Groundwater Contamination Debate

The Debate
: Can the process of hydraulically fracturing underground natural gas wells contaminate groundwater?

Industry Position:  There has never been a documented case of groundwater contamination due to hydraulic fracturing; the process occurs thousands of feet below drinking water aquifers. Therefore, the chemicals used in the fracturing process pose no threat to drinking water.

Opposition Position:  It can and has contributed to pollution of underground drinking water sources.

The Data:  Previous lawsuits from landowners were settled by the industry and the data kept private for various litigation reasons. A U.S. EPA report now indicates that hydraulic fracturing has been linked to at least one case of drinking water contamination in West Virginia in 1987 and could feasibly contribute to future problems.

Future Obligations:  Some improved regulations and protections have been put in place since 1987, but the risk still exists if natural gas drilling is done hastily or if abandoned wells exist nearby. Once pollutants are introduced into underground water aquifers they are very difficult to remove, so significant care and review must be taken if drilling is going to continue. The EPA report further supports the need for increased government and industry transparency across the board. It should also be stated that a large-scale health impact assessment is needed to comprehensively determine the risk that the entire natural gas drilling operation poses to public health.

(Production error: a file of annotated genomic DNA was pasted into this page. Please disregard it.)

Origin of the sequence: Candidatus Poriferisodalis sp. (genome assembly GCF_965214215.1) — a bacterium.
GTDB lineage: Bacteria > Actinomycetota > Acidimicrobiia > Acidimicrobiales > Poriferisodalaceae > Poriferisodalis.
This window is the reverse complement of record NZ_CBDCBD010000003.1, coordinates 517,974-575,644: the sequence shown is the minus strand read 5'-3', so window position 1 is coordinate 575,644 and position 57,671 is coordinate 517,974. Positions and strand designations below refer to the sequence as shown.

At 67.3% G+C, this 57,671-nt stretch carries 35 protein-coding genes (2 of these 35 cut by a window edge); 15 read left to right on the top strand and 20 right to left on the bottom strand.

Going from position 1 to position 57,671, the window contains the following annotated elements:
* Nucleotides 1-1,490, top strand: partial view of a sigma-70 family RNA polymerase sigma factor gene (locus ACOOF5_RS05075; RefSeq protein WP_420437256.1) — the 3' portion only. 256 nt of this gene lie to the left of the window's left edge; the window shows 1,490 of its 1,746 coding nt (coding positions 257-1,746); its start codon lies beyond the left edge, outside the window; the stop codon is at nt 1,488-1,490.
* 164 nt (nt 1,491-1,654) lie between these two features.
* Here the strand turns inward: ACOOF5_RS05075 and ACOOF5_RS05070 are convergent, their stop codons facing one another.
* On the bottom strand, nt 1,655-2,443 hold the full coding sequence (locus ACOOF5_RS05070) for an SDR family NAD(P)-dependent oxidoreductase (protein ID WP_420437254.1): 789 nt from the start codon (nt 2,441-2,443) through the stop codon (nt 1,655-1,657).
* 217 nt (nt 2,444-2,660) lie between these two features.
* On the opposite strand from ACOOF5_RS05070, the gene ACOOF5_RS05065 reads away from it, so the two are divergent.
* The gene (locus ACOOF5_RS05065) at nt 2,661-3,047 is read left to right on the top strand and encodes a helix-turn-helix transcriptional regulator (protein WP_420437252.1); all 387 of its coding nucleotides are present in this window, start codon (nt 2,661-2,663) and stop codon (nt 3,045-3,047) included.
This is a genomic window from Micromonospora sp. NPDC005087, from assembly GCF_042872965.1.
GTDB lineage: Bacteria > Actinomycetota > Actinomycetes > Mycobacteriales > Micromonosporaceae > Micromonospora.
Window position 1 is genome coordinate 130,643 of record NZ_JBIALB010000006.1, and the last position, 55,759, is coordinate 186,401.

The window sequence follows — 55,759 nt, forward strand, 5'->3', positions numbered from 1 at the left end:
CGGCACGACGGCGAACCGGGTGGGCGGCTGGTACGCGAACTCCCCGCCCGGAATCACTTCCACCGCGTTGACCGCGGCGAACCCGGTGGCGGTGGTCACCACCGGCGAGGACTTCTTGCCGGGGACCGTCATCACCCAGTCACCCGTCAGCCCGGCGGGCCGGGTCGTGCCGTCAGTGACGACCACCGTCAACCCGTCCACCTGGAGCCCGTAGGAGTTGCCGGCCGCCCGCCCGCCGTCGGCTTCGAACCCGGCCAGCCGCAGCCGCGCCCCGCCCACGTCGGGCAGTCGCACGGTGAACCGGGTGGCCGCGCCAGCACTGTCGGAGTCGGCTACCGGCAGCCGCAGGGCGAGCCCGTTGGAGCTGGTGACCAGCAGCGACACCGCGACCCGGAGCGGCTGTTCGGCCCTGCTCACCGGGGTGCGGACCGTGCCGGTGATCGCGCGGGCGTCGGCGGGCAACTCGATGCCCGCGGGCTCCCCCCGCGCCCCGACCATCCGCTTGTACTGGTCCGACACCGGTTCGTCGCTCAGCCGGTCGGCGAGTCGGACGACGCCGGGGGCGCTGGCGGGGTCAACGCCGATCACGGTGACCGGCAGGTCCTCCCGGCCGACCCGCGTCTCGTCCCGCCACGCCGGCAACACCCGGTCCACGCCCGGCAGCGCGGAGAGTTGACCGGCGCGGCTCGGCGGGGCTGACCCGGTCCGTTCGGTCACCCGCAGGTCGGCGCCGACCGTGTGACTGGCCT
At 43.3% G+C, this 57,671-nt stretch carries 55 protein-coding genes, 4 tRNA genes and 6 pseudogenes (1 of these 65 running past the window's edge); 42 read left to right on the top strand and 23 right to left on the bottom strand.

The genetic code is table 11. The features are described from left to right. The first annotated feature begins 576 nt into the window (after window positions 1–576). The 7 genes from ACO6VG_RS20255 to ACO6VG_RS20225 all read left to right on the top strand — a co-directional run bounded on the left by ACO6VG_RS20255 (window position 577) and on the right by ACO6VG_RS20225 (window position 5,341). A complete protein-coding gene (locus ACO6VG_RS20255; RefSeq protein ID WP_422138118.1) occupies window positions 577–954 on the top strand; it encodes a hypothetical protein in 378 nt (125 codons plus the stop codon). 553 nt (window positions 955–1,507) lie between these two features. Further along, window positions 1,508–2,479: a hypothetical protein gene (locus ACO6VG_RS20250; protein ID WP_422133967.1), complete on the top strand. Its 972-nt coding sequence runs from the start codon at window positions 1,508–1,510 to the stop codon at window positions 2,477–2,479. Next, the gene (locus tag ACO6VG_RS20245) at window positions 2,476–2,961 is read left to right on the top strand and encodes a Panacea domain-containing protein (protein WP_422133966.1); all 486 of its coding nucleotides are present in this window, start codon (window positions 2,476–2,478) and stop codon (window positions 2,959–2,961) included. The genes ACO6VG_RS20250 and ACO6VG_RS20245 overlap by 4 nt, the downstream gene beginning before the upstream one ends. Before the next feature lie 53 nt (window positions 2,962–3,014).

Compiled by: Samantha Malone, MPH, CPH – Communications Specialist, Center for Healthy Environments and Communities (CHEC), Environmental and Occupational Health (EOH) department, University of Pittsburgh Graduate School of Public Health (GSPH); and Doctoral Student, GSPH

2 replies
  1. Jim Weiss
    Jim Weiss says:

    When the EPA was scoping its current study on the effects of hydrofracking on drinking water, the industry lobbied hard to restrict it to only the brief period of events during the actual fracking process. The environmental community stressed the necessity of including the entire life cycle of shale gas extraction in this study, and that was the position eventually adopted by the EPA. We should avoid allowing the industry to frame this question.

  2. Marc W. McCord
    Marc W. McCord says:

    There is at least one other proven case where frac’ing led to groundwater contamination. The EPA cited Range Resources of Fort Worth, Texas for polluting the water well of the Lipshy family of Parker County, Texas. After the Region 6 office of the EPA did fingerprint testing they determined that the pollution in the Lipshys’ water well exactly matched that found to be in use in the frac’ing process of the nearby Range Resources well.

    The Lipshys have files a multimillion dollar lawsuit against Range Resources, and Range will probably settle that one out of court and seal the records so that industry can continue its false claims about no proven cases of contamination existing.

    It is a fool who believes that the earth is perfectly sealed and that no migration paths exist for chemicals to migrate from deep within the earth to the surface. If you look at mountains, then you will see trillions of cracks and fissures in the rocks. It is the same underground, as well. Only a liar would make the claim that there is no way for deeply injected chemicals to come back up into groundwater or to the surface.

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